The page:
This blog reaches more than 80,000 unique readers a month, every month, so naturally there are companies who would like to reach you, those readers. Sometimes I talk about brands, apps, gear, and places because I like them. Sometimes I mention them because they sent me free stuff and it performed well. Sometimes organizations actually pay to advertise on here. Regardless, I’m not going to hype something if it’s crappy. That’s half the reason this blog is more popular now than it was 10 years ago.
Which brings me to the meat of this disclosure policy. I talk about lots of things in here and in some cases I benefit from doing that financially. I write about advertisers’ products or services if they’re worthwhile, which could add up to a car payment or plane ticket now and then. I have ads on this site that send me the equivalent of a pack of gum if you click on them. Some of the destinations I write about have sponsored a trip of mine at one time or another. I plug writers that write for me on Perceptive Travel or elsewhere because it’s good karma and/or it helps another worthwhile website. If other travel authors or webmasters are nice to me or we’ve clinked glasses together, I may say flattering things about them and link to their site, just because.
I run my mouth on Twitter and Facebook regularly and sometimes I’ll mention some organization that has helped pay the rent or put food on the table. If they start screwing over their customers or visitors though, you’ll probably hear about that too. I post photos regularly on social media platforms and yes, shocking as it may be to 1% of you, I don’t pay 100% of those trip costs 100% of the time for the places in those photos. Sometimes I get flown across the world to write a few articles and sometimes hotels comp my room with a view. Half the time I’m switching back and forth between hosted travel and my own expenditures. Disclosing which part goes into which silo for every article and tweet is cumbersome and silly.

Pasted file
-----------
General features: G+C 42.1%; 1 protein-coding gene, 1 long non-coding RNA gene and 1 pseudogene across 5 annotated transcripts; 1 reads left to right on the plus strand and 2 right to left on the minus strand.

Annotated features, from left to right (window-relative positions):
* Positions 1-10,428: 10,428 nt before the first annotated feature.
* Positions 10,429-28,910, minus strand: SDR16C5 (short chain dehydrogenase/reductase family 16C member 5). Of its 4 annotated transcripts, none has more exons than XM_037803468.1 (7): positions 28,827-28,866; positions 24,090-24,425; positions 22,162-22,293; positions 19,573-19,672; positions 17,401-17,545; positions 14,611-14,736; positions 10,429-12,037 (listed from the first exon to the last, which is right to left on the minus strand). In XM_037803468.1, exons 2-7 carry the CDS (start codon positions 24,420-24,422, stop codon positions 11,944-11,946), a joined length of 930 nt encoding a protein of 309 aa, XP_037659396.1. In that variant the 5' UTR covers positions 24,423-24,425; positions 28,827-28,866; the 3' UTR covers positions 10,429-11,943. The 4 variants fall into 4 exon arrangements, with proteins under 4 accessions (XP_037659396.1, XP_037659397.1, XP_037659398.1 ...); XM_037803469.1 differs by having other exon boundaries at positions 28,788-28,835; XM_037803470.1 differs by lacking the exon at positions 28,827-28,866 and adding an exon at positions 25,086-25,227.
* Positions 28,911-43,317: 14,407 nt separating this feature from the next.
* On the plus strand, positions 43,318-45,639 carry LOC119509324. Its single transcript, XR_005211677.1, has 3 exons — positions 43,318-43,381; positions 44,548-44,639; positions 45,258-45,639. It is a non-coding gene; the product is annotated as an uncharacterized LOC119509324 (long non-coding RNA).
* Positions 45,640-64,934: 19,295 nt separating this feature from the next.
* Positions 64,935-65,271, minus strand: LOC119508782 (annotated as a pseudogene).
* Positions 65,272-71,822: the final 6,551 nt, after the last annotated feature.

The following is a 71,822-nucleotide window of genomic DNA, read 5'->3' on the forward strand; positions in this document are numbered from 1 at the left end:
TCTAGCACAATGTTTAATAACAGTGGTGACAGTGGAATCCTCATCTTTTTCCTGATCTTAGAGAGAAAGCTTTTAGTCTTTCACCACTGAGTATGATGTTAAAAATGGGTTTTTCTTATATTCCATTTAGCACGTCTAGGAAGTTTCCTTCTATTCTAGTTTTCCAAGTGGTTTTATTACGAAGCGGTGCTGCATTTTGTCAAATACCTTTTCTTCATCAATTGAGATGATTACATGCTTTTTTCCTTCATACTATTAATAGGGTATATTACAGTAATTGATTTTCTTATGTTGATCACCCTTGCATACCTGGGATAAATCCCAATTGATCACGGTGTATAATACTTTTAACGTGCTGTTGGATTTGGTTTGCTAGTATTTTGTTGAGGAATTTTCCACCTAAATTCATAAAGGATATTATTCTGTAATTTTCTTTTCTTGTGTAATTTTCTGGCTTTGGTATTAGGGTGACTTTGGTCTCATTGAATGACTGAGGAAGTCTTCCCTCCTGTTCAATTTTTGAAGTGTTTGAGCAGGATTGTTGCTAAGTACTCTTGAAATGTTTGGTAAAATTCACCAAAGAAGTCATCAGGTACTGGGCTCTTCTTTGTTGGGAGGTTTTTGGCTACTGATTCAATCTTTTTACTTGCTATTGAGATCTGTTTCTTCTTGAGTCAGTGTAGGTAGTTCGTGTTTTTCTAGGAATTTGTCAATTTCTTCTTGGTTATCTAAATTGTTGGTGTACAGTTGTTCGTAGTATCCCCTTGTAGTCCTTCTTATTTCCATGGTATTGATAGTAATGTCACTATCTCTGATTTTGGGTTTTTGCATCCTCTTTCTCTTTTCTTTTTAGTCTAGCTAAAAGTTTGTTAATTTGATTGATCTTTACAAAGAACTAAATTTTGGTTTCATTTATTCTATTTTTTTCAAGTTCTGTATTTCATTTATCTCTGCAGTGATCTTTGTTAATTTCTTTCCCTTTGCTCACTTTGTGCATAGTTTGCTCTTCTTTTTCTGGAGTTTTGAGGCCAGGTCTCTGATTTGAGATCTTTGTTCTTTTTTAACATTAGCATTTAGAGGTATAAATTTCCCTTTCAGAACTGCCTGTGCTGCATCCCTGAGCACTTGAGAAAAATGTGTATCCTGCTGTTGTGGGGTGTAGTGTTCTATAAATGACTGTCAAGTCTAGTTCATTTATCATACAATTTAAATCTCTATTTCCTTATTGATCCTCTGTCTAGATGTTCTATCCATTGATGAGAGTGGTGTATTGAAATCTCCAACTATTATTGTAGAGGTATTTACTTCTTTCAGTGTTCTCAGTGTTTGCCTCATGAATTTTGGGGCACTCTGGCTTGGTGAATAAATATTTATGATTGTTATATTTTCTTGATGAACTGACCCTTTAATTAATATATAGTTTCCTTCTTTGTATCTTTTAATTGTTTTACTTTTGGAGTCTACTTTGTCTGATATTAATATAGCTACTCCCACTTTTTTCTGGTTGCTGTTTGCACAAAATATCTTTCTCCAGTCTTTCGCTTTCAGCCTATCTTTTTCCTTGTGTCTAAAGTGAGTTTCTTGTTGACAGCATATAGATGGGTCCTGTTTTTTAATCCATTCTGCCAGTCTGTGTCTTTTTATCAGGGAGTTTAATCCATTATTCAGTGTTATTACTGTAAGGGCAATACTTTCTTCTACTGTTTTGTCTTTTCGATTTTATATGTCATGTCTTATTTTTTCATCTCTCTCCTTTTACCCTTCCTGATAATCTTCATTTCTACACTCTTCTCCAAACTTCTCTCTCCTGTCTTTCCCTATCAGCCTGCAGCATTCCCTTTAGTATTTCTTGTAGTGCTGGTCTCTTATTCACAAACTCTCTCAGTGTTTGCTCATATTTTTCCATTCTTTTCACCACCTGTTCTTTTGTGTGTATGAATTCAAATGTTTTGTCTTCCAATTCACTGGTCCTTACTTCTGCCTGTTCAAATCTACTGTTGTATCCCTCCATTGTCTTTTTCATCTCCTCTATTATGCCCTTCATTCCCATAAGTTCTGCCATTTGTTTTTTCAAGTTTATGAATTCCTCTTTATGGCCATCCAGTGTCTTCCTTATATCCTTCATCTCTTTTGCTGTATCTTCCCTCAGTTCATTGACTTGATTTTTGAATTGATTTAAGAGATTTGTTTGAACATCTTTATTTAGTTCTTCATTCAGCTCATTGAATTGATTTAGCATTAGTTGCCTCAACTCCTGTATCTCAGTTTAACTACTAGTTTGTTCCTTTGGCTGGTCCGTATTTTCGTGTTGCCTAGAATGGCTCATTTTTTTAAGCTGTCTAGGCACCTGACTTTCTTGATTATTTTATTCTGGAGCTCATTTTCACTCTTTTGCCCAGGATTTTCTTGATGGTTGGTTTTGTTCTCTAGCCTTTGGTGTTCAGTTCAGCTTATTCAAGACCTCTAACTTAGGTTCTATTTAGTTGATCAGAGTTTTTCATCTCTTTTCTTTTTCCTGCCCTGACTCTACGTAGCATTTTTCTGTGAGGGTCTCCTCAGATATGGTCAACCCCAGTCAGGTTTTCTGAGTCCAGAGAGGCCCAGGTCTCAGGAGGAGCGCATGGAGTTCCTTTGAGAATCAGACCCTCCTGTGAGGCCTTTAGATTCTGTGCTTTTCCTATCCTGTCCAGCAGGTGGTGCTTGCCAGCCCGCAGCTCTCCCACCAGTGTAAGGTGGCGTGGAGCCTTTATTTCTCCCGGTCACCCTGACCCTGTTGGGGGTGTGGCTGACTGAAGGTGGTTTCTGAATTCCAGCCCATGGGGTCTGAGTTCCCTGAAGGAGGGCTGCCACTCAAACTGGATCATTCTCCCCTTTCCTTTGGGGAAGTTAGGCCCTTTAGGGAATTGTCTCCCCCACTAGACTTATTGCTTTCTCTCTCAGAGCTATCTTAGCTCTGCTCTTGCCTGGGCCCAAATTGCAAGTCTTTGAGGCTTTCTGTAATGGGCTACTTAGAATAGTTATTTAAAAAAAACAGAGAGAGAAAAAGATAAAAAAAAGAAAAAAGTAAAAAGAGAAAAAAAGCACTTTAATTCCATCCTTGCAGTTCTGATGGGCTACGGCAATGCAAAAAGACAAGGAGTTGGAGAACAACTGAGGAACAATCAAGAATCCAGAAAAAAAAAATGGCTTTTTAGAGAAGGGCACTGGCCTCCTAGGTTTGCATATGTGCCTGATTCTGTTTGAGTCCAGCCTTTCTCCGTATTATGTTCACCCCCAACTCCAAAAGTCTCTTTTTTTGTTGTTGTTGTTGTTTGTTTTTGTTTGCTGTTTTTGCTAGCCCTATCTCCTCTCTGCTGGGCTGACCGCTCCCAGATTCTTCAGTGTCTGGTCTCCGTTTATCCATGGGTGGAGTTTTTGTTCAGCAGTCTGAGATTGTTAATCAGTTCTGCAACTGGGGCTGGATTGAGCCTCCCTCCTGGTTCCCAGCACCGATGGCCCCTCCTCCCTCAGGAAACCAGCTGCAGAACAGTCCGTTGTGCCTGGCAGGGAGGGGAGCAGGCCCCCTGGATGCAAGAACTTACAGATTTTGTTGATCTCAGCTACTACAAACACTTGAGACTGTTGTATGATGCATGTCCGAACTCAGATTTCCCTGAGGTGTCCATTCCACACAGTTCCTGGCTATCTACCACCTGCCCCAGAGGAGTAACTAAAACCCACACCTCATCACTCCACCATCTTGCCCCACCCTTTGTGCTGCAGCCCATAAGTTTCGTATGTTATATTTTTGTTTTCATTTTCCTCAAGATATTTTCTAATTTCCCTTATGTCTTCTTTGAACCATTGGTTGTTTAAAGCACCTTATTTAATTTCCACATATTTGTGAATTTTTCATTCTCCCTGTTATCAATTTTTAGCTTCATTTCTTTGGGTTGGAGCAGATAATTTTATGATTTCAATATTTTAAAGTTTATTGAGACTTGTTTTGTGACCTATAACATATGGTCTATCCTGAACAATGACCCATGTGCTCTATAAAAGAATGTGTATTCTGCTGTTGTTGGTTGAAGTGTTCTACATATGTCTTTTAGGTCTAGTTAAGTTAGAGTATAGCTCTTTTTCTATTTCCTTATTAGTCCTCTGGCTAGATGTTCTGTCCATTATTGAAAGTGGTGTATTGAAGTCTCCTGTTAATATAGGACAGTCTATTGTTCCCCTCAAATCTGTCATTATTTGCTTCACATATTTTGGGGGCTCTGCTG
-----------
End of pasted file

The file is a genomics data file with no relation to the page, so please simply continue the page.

When a certain hotel is featured on Modern Family, Project Runway, or the latest stupid housewives argument show, do we really expect a disclosure statement to scroll across the screen saying they’re getting paid or comped? If not, why would we have a higher standard for a blog?
The only advertising most people really seem to believe is the kind that’s a recommendation from a trusted source. So sometimes influential people get paid for running their mouth, especially if anyone cares what they have to say. But sometimes I just spout my opinion to be spouting it, hoping someone will find it useful, funny, or enlightening.
If none of what you read in the Cheapest Destinations blog is helpful or interesting, I assume you won’t return. If you’re annoyed about possible conflicts of interest, I assume you’ll go get your info elsewhere.
Good luck finding a completely unbiased source anywhere in the travel publishing world though. A travel publication with no advertisers or sponsors is a travel publication that doesn’t stick around very long.
I try to make everything on here useful to real travelers who want to get the most out of their travel budget. That’s the prime directive.
Now let’s blow this joint and hit the road!